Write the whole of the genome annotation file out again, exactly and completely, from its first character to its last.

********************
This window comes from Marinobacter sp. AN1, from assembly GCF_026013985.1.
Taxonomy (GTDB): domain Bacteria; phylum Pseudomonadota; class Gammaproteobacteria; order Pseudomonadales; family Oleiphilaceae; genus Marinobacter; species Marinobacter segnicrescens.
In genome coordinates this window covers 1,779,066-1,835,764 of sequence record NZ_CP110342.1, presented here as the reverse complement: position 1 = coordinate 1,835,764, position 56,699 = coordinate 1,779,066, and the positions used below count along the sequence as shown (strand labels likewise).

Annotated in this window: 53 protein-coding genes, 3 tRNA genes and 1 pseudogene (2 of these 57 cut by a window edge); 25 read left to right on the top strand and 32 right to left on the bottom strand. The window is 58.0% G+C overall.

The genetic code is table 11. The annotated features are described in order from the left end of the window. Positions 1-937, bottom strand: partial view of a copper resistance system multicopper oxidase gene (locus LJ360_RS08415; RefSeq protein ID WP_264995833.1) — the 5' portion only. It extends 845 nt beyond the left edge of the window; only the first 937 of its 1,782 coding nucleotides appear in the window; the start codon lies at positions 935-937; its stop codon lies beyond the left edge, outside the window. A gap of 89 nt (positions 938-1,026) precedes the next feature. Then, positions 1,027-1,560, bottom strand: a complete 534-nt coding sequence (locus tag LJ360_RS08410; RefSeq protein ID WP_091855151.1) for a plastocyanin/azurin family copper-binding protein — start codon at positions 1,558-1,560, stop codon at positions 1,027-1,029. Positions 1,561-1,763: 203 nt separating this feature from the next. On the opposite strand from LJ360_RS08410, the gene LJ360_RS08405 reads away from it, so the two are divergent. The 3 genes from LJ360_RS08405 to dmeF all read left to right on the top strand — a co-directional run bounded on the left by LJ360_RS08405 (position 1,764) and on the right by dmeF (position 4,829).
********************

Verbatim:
This window comes from Marinobacter sp. AN1, from assembly GCF_026013985.1.
Taxonomy (GTDB): domain Bacteria; phylum Pseudomonadota; class Gammaproteobacteria; order Pseudomonadales; family Oleiphilaceae; genus Marinobacter; species Marinobacter segnicrescens.
In genome coordinates this window covers 1,779,066-1,835,764 of sequence record NZ_CP110342.1, presented here as the reverse complement: position 1 = coordinate 1,835,764, position 56,699 = coordinate 1,779,066, and the positions used below count along the sequence as shown (strand labels likewise).

Annotated in this window: 53 protein-coding genes, 3 tRNA genes and 1 pseudogene (2 of these 57 cut by a window edge); 25 read left to right on the top strand and 32 right to left on the bottom strand. The window is 58.0% G+C overall.

The genetic code is table 11. The annotated features are described in order from the left end of the window. Positions 1-937, bottom strand: partial view of a copper resistance system multicopper oxidase gene (locus LJ360_RS08415; RefSeq protein ID WP_264995833.1) — the 5' portion only. It extends 845 nt beyond the left edge of the window; only the first 937 of its 1,782 coding nucleotides appear in the window; the start codon lies at positions 935-937; its stop codon lies beyond the left edge, outside the window. A gap of 89 nt (positions 938-1,026) precedes the next feature. Then, positions 1,027-1,560, bottom strand: a complete 534-nt coding sequence (locus tag LJ360_RS08410; RefSeq protein ID WP_091855151.1) for a plastocyanin/azurin family copper-binding protein — start codon at positions 1,558-1,560, stop codon at positions 1,027-1,029. Positions 1,561-1,763: 203 nt separating this feature from the next. On the opposite strand from LJ360_RS08410, the gene LJ360_RS08405 reads away from it, so the two are divergent. The 3 genes from LJ360_RS08405 to dmeF all read left to right on the top strand — a co-directional run bounded on the left by LJ360_RS08405 (position 1,764) and on the right by dmeF (position 4,829).